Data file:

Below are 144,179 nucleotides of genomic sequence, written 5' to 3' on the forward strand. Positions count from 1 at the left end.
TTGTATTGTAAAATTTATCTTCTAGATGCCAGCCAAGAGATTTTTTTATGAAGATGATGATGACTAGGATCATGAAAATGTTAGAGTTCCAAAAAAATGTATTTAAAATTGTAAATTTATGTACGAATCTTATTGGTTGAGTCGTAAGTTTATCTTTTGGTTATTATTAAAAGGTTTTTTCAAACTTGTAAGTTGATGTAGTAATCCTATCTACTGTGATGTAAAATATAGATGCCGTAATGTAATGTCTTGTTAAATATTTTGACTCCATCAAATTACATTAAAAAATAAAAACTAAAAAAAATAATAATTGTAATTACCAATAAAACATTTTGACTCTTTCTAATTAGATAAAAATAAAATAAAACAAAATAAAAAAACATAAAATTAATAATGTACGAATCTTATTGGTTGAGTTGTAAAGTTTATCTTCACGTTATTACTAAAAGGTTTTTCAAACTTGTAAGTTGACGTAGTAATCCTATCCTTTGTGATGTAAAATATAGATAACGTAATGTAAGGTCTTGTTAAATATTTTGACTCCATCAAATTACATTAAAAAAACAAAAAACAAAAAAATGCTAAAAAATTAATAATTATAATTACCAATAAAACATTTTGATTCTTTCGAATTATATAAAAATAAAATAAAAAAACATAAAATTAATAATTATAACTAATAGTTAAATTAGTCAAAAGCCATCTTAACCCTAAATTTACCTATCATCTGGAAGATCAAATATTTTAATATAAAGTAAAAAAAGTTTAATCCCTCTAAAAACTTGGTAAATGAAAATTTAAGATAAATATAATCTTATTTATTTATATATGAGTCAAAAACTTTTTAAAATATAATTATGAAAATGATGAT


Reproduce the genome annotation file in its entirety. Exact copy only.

Below are 144,179 nucleotides of genomic sequence, written 5' to 3' on the forward strand. Positions count from 1 at the left end.
TTGTATTGTAAAATTTATCTTCTAGATGCCAGCCAAGAGATTTTTTTATGAAGATGATGATGACTAGGATCATGAAAATGTTAGAGTTCCAAAAAAATGTATTTAAAATTGTAAATTTATGTACGAATCTTATTGGTTGAGTCGTAAGTTTATCTTTTGGTTATTATTAAAAGGTTTTTTCAAACTTGTAAGTTGATGTAGTAATCCTATCTACTGTGATGTAAAATATAGATGCCGTAATGTAATGTCTTGTTAAATATTTTGACTCCATCAAATTACATTAAAAAATAAAAACTAAAAAAAATAATAATTGTAATTACCAATAAAACATTTTGACTCTTTCTAATTAGATAAAAATAAAATAAAACAAAATAAAAAAACATAAAATTAATAATGTACGAATCTTATTGGTTGAGTTGTAAAGTTTATCTTCACGTTATTACTAAAAGGTTTTTCAAACTTGTAAGTTGACGTAGTAATCCTATCCTTTGTGATGTAAAATATAGATAACGTAATGTAAGGTCTTGTTAAATATTTTGACTCCATCAAATTACATTAAAAAAACAAAAAACAAAAAAATGCTAAAAAATTAATAATTATAATTACCAATAAAACATTTTGATTCTTTCGAATTATATAAAAATAAAATAAAAAAACATAAAATTAATAATTATAACTAATAGTTAAATTAGTCAAAAGCCATCTTAACCCTAAATTTACCTATCATCTGGAAGATCAAATATTTTAATATAAAGTAAAAAAAGTTTAATCCCTCTAAAAACTTGGTAAATGAAAATTTAAGATAAATATAATCTTATTTATTTATATATGAGTCAAAAACTTTTTAAAATATAATTATGAAAATGATGAT